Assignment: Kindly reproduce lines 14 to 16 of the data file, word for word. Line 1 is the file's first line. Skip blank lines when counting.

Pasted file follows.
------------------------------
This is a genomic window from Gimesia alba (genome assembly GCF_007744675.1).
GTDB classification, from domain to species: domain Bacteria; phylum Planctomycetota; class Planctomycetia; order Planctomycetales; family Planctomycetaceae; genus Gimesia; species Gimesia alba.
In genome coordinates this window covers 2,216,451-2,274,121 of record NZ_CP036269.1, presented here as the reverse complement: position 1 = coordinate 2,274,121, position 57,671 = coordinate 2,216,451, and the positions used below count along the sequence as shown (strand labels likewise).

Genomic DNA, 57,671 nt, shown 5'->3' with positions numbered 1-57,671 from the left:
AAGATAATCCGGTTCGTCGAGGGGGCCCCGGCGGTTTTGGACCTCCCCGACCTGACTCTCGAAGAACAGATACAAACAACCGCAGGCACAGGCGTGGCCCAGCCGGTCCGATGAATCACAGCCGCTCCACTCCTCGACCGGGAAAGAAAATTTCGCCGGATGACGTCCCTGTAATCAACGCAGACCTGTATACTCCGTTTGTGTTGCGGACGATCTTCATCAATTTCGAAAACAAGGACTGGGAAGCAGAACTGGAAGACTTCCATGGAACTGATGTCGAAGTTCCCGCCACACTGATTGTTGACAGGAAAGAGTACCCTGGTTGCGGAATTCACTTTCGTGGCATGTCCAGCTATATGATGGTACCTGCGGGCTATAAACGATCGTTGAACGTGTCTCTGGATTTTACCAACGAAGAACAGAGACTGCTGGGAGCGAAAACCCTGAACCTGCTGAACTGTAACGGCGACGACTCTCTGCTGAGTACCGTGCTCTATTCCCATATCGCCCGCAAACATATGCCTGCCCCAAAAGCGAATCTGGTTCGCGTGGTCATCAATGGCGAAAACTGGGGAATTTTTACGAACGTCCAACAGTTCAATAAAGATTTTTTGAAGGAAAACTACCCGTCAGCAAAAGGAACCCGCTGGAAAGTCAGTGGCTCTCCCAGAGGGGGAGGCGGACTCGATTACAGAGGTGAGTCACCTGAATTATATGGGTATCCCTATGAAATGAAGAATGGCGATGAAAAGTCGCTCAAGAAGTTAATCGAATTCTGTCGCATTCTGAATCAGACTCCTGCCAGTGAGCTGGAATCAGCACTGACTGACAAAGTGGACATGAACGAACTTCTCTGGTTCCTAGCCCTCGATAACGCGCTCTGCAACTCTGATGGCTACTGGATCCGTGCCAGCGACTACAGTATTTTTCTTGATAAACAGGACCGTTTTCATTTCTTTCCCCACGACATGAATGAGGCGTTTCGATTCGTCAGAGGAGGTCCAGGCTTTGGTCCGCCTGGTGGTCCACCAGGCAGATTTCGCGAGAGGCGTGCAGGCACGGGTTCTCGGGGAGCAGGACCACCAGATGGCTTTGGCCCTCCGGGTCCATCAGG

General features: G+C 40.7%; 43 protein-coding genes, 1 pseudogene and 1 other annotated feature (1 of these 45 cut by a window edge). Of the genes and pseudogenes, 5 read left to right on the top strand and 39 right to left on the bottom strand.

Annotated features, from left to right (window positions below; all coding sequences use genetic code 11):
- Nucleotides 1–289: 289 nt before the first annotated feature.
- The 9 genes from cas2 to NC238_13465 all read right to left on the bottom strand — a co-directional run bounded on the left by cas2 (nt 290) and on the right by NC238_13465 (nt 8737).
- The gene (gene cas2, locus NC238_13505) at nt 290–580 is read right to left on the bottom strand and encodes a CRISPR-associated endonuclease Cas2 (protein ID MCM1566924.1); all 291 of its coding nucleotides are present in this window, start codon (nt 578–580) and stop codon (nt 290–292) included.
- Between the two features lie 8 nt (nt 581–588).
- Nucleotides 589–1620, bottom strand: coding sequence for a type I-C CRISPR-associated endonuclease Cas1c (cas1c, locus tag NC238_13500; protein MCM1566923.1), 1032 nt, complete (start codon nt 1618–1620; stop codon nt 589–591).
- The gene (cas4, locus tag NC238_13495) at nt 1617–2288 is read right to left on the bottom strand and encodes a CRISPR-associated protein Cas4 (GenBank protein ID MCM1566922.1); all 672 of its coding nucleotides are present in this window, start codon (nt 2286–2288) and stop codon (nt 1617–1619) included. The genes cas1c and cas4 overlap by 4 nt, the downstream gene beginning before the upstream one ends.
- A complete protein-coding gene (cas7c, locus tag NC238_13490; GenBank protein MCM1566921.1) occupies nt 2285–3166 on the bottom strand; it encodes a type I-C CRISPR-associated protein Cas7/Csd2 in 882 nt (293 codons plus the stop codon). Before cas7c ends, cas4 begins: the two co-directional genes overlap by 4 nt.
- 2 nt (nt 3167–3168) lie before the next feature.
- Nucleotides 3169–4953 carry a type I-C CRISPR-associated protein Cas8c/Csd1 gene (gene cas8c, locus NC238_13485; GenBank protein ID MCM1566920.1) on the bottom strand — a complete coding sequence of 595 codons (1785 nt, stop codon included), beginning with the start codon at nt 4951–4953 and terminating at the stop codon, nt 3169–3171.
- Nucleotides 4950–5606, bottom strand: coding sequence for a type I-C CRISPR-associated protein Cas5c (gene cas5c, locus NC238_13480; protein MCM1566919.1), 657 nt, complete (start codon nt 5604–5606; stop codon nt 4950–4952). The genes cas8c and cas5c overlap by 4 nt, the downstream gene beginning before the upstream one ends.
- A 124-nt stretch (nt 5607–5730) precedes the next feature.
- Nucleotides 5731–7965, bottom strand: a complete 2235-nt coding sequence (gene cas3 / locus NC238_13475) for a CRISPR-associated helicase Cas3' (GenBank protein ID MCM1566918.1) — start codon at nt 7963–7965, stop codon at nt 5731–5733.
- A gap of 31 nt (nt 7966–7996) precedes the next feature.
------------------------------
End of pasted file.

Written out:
- A complete protein-coding gene (cas7c, locus tag NC238_13490; GenBank protein MCM1566921.1) occupies nt 2285–3166 on the bottom strand; it encodes a type I-C CRISPR-associated protein Cas7/Csd2 in 882 nt (293 codons plus the stop codon). Before cas7c ends, cas4 begins: the two co-directional genes overlap by 4 nt.
- 2 nt (nt 3167–3168) lie before the next feature.
- Nucleotides 3169–4953 carry a type I-C CRISPR-associated protein Cas8c/Csd1 gene (gene cas8c, locus NC238_13485; GenBank protein ID MCM1566920.1) on the bottom strand — a complete coding sequence of 595 codons (1785 nt, stop codon included), beginning with the start codon at nt 4951–4953 and terminating at the stop codon, nt 3169–3171.